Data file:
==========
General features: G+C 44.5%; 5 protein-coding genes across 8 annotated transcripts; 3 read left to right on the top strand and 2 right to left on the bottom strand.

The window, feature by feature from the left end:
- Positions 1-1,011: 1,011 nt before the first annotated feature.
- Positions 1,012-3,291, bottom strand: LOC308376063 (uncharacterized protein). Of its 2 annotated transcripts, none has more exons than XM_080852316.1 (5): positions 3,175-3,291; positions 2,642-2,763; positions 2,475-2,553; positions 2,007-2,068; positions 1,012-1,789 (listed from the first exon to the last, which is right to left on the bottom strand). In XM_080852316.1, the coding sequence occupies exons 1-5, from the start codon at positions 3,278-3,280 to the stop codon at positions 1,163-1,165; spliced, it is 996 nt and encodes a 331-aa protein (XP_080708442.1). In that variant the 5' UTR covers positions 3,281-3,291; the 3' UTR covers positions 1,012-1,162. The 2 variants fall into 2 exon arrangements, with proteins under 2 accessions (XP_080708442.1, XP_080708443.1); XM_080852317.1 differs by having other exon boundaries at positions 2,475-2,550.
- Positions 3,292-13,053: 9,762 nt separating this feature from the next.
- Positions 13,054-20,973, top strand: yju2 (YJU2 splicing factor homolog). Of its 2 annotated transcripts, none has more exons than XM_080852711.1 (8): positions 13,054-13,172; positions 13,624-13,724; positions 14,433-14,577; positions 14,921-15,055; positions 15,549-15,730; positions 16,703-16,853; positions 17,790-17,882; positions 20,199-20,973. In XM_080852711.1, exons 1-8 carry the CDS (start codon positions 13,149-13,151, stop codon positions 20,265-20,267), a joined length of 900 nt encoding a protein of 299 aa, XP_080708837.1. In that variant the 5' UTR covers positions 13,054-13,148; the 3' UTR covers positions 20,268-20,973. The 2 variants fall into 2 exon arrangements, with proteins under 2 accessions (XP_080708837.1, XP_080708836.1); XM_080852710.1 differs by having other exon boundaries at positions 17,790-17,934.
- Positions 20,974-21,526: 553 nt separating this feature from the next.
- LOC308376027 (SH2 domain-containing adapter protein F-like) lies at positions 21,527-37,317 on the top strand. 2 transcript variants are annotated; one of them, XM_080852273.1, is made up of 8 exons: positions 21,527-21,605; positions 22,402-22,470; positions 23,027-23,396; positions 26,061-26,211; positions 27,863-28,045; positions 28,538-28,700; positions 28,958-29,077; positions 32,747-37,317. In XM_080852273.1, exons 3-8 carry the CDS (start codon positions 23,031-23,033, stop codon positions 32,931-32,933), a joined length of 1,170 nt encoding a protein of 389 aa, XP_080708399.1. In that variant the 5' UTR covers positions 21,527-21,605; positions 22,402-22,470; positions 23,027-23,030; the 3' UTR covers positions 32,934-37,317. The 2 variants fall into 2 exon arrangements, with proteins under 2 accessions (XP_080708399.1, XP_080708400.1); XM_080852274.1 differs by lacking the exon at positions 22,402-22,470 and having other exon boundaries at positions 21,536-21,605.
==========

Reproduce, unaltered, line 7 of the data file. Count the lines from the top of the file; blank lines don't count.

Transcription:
- Positions 20,974-21,526: 553 nt separating this feature from the next.